Welcome back to Call of the Quean, where self-discovery is freedom!
If you’re new here, I’m Quean Mo – Quean and Sexy Traveler.
For those who’ve been here a while: heeeeyyy!
This is QLQ – Quean Life Queries – where readers anonymously submit questions on topics of sexy travel, ethical non-monogamy, pleasure activism, and more.
Today’s QLQ comes from a cis-gendered, heterosexual male. He asks:
Why are men so desperately lonely and craving attention?
Before I dive into this, I want you to know this article covers topics surrounding mental health, mental illness, and suicide. If you find these topics triggering, feel free to skip this one.
You may be wondering why I’m starting off the New Year on such a heavy topic. The holidays can be some of the loneliest moments for people, and amplify certain aspects of mental illness. I believe that during a time many of us consider exciting and celebratory, we need to be reminded that there are people who are doing their absolute best to make it to the other side. So, as you read this, whether you are someone dealing with mental health issues or know someone who is, you/they are not alone.
Mental Health Resources and Hotlines:
❤ Better Help – World’s largest therapy platform. I found my therapist byway of Better Help, and it has been an incredible experience.
Why So Lonely?
First, I want to acknowledge this individual and the guts it takes to be this kind of vulnerable.
Secondly, I do want to say that loneliness and the need for attention are very human things.
However, depending on the culture you come from, men have generally been made to feel they can’t (shouldn’t!) access their entire range of emotions – specifically ones that are associated with femininity and weakness – i.e., sadness, insecurity, fear, loneliness, etc.
Many men are also taught that masculinity is connected to certain types of relationships – mainly, sexual success with women.
So, when men feel sad, lonely, afraid or insecure, it can be even more isolating because speaking about these things, in its very definition, goes against the traditional – albeit, limiting – definition of “masculinity”.
Men are typically conditioned to repress, withhold, and ignore.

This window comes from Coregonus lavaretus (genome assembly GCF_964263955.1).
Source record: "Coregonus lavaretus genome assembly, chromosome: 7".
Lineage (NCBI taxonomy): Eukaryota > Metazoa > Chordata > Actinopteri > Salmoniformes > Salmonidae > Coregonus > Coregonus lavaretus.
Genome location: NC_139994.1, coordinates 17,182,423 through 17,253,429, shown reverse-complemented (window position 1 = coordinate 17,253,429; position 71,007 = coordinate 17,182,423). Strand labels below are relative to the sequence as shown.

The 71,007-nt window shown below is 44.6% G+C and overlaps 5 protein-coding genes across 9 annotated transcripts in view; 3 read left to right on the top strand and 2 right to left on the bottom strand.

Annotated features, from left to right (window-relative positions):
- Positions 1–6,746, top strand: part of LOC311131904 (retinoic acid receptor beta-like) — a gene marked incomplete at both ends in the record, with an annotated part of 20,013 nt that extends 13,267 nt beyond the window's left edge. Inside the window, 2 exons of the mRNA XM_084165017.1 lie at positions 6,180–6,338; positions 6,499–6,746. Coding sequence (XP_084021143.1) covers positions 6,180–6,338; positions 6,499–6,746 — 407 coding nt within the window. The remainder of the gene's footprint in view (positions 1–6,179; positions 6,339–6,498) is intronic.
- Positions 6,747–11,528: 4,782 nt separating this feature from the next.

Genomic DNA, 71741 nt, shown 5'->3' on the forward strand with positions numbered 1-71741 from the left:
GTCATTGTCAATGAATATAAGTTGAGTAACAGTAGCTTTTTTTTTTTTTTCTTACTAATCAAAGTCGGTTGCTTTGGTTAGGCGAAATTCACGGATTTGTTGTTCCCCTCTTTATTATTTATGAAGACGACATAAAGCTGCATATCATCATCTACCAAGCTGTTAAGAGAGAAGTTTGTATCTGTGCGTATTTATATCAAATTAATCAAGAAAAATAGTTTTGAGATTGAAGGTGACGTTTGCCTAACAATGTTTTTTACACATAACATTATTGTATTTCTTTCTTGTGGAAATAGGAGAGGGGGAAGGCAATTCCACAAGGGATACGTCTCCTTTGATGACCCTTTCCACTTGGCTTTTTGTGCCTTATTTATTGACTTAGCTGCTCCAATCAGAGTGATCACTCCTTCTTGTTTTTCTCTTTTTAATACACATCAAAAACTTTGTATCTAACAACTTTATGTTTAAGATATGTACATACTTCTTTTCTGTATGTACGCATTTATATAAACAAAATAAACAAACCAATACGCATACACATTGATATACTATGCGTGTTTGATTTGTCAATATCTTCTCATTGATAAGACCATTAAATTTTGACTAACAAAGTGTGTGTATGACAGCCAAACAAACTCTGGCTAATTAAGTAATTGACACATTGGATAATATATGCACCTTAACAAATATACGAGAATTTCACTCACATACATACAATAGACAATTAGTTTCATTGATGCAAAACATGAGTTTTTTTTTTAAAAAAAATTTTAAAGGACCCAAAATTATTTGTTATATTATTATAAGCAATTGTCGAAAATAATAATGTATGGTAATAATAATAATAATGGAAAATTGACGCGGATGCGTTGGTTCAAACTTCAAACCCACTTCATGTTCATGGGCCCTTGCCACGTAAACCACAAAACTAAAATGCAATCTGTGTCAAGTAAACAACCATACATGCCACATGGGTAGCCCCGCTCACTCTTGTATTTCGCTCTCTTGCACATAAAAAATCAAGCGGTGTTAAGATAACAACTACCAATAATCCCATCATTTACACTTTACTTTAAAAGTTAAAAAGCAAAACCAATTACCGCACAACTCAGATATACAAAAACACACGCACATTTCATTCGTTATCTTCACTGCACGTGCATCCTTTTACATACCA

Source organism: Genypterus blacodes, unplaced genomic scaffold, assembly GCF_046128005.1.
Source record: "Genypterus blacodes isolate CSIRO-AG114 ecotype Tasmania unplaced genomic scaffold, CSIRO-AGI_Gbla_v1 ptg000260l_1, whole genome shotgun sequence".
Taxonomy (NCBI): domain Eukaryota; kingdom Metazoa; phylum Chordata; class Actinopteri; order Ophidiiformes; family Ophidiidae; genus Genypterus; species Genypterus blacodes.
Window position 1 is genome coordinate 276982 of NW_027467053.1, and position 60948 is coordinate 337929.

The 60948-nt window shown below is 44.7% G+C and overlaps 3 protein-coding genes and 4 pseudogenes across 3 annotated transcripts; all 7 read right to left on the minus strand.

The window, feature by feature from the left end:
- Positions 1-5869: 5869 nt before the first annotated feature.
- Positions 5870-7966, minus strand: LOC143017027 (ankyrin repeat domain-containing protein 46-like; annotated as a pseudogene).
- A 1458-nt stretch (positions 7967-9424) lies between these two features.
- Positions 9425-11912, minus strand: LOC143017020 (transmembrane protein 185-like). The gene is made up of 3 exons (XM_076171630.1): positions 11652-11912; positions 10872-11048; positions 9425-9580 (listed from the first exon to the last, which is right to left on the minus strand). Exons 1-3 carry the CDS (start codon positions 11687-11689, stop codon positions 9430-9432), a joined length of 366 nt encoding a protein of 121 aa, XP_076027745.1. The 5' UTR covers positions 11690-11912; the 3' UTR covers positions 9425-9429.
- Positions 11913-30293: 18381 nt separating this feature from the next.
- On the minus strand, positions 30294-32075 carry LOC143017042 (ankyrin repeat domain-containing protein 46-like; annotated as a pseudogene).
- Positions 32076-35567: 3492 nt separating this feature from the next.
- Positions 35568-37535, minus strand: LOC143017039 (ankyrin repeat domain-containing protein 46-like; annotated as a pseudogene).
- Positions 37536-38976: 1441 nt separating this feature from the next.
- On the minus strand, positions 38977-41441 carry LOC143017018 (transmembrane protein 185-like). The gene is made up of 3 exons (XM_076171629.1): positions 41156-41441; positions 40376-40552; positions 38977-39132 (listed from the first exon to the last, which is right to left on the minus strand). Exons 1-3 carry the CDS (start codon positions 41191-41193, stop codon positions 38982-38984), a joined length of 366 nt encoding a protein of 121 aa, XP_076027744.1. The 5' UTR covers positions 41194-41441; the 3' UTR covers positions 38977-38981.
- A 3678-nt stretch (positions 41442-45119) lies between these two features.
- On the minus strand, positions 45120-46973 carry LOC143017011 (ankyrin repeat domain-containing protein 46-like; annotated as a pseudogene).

This subject is very near and dear to my heart, as I hope it may be for many of you.
If you have men in your life, here are some critical things to know:
- Using “boys will be boys,” “man up” or “walk it off” language is invalidating and dangerous
- When people repress things – stress, sadness, anxiety, depression – they tend to pop out elsewhere. In a lot of cases that can be through emotions or behaviours that are socially recognized and accepted as “masculine” traits – i.e., anger and violence towards others or the self.
- MentalHealth.org states that suicide is a leading cause of death for men up to the age of forty
The truth is:
We are in a place in history where the definition of masculinity is loosening.
Before anything else, you are human. And learning to understand your humanness is key here.
If it frightens you to think you have to let go of traditional definitions of masculinity to feel less lonely, check out these wonderful cis-gendered males for reassurance:
Josh Connolly, who markets himself as a “Resilience Coach, Humanizing Emotions, and a Highly Sensitive Person,” is breathwork certified, and speaks about his journey from being a suicidal addict to finding his freedom within.
He understands that talk therapy isn’t for everyone – especially people who have been conditioned not to talk about feelings – and discusses the power of body and breath work as an alternative or add-on.
Josh also has a program called, Uncommon Man, whereby a group of men meet on a monthly basis to connect, heal and grow. This program is led by Josh himself and two other coaches, who guide the group in breath and bodywork to release emotional pain and build connection.
You may know Justin as Rafael from the TV series, Jane the Virgin.
Justin is an actor but, since his success, has become an advocate for helping men redefine masculinity. He does this by addressing toxic attributes and conditioning, while simultaneously honing the positive sides of what it means to be “a man” – which in essence, is about finding balance and being human.
He has a brilliant Ted Talk called, “Why I’m done trying to be ‘man enough’,” and two books. One of the same name, Man Enough: Undefining Masculinity, and the second, Boys Will Be Human.
I bring these men into the discussion because they possess attributes that align with traditional ideas of masculinity, and yet, are also in search of something more fulfilling. They too have felt desperately lonely and have craved attention, and in that desperation took a courageous step towards healing.
And that healing begins with the self.
Being a Man is Not Conditional
Human beings feel lonely sometimes. We are social creatures who need each other. Where the issues lie is when that loneliness becomes isolating, debilitating; and when that craving for attention becomes frustrating, overwhelming, and out of control; when our expectations for others create bitterness, even hatred towards them (i.e., the expectation that the opposite sex owes us something).
When we speak about toxic masculinity, we aren’t speaking about an innate thing that all men have. We’re talking about a cultural system that conditions our boys to believe they are men only when they are:
- Emotionless – with the exception of anger and violence
- Sexually successful with women – maybe even abusive
- Financially successful – most certainly the breadwinner
- Alpha, dominant – and preserving of this status
- Ambitious, even cutthroat
I have a secret for you though: being a man is not conditional.